BAKE: The Joy of Maple Syrup

4 min Article Healthy Eating
Dessert should delight, so don't get discouraged if trying something new in the kitchen results in a few missteps. Patience and practice bring sweet rewards.
BAKE: The Joy of Maple Syrup

My first attempts at baking without white sugar were all, I hate to admit it, flops. Most were not horrible in taste, but all left a lot to be desired in the texture department. Dry and dense are the words that immediately come to mind.

Throughout my career as a pastry chef I have had one guiding belief that has surpassed all others, and that is that dessert’s sole purpose is to delight. Adhering to this has always felt important, and while I love the idea of a pastry also having nutritional value, I also feel that there is no point in eating something sweet unless it is deeply satisfying. Which is to say, if it’s not delicious, you are better off having a perfectly ripe mango.

The reason why my first attempts were failures is because white sugar, which is also known as table sugar, is responsible for most of what we love in baked goods. There is no way around it. In terms of the science of baking, white sugar, which is made by processing the juice of sugar cane or sugar beets, is kind of a superstar. It not only enhances flavors and brings the actual sweetness, but it also plays a huge part in the texture of things. This is not only structurally important: Texture is also a big part of the pleasure we derive from eating sweets. That perfect chewiness in a salted caramel, the gooey middle and crispy edge of a chocolate chip cookie, the moist crumb of a slice of brown butter cake, and the creaminess of a scoop of pistachio ice cream all are possible thanks to white sugar.

Before you think this is an ode to white sugar, let me explain why it is important to point out some of what sugar brings to the party. When we cream sugar and butter together, often the first step to making a cake, little air pockets are created that help the cake rise. This rising helps create cakes that are light and tender. Sugar is also a hygroscopic substance, which means that is a substance that takes water from its surroundings. Because of this quality sugar keeps moisture away from flour, thus inhibiting gluten from overdeveloping in baked goods (to you and me this means it keeps baked goods from being tough) while simultaneously keeping whatever we are baking moist.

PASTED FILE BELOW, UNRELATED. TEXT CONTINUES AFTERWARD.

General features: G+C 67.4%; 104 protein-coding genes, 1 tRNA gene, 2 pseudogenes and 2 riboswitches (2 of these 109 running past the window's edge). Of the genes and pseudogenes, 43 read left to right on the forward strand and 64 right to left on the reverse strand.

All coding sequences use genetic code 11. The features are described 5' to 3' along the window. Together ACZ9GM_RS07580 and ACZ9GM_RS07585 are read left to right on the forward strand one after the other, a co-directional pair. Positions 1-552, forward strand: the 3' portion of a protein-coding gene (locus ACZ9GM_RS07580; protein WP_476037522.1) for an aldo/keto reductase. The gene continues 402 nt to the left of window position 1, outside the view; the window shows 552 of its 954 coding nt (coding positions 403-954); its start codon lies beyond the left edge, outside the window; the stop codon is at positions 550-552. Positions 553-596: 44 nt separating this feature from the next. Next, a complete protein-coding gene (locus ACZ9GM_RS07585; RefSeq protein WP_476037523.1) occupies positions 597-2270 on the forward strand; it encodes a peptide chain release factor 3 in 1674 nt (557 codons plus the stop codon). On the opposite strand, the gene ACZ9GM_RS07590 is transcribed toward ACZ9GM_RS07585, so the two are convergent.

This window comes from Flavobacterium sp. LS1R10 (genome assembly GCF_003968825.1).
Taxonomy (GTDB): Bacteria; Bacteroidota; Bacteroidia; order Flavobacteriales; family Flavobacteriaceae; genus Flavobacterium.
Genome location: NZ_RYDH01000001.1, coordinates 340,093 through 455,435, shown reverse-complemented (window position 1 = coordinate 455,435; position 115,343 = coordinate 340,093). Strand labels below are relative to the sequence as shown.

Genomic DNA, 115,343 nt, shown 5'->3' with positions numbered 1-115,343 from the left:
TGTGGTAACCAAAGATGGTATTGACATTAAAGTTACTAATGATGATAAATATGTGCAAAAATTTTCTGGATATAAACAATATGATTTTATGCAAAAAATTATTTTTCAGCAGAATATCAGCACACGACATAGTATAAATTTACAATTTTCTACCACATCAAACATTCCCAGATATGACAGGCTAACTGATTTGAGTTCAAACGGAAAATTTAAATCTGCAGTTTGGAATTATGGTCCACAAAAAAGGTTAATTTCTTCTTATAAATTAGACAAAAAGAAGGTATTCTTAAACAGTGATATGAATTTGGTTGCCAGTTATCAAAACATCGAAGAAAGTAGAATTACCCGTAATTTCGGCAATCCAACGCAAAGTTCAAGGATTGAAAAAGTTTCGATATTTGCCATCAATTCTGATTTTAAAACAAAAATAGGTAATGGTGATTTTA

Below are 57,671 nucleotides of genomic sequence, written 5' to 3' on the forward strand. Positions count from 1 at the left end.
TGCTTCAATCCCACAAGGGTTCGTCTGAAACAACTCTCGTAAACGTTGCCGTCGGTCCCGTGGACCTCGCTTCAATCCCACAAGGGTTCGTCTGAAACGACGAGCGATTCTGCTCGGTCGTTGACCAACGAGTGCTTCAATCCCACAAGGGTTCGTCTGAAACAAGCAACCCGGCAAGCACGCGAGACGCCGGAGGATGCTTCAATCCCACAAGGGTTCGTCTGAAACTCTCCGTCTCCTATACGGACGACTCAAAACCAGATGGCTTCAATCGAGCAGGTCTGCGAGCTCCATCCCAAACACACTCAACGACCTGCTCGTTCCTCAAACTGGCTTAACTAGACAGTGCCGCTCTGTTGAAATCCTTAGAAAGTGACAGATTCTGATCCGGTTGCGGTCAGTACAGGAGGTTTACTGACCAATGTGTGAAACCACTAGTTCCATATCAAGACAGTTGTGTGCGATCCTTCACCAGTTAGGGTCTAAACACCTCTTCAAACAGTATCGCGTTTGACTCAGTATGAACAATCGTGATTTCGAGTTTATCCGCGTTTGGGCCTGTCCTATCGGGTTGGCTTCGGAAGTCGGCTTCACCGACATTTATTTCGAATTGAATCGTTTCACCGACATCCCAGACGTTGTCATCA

By being mindful of how sugar affects moisture and volume, I was finally able to come up with a successful recipe that not only does not include refined white sugar, but also has become one of my all-time favorites — a maple-sweetened almond cake.

Below are some of the things I learned that might help you convert some of your favorite recipes should you wish to do so.

  • Because sugar affects baking on a structural level, I have found the most success baking with almond flour instead of all-purpose. Consider swapping out your flour as well as your sugar.
  • Because sugar attracts moisture it is best to experiment with recipes that have olive oil or coconut oil.
  • Yogurt or coconut yogurt always help.
  • The conversion from sugar to maple syrup is not 1 for 1. Use 3/4 cups of maple for every cup of sugar. If your recipe has other humectants like yogurt, take out 2 or 3 Tbsp of the yogurt for every cup of maple syrup.
  • If you want to experiment baking with coconut sugar or sucanat, a less processed form of cane sugar, the conversion is cup for cup, but it’s important to measure out the amount desired and then grind it into smaller crystals. This will help them incorporate better. For every cup of coconut sugar or sucanat, add 2 to 3 Tbsp of yogurt or coconut yogurt to add moisture to your batter.

RECIPE: Maple-Almond Cake

BAKE is an ongoing series of columns about baking as a facet of wellbeing.

About the Teacher

Ana Ortiz

Ana Ortiz

Ana Ortiz is a pastry chef, food writer, and founder of Day Into Night — a bespoke catering company based in Brooklyn.
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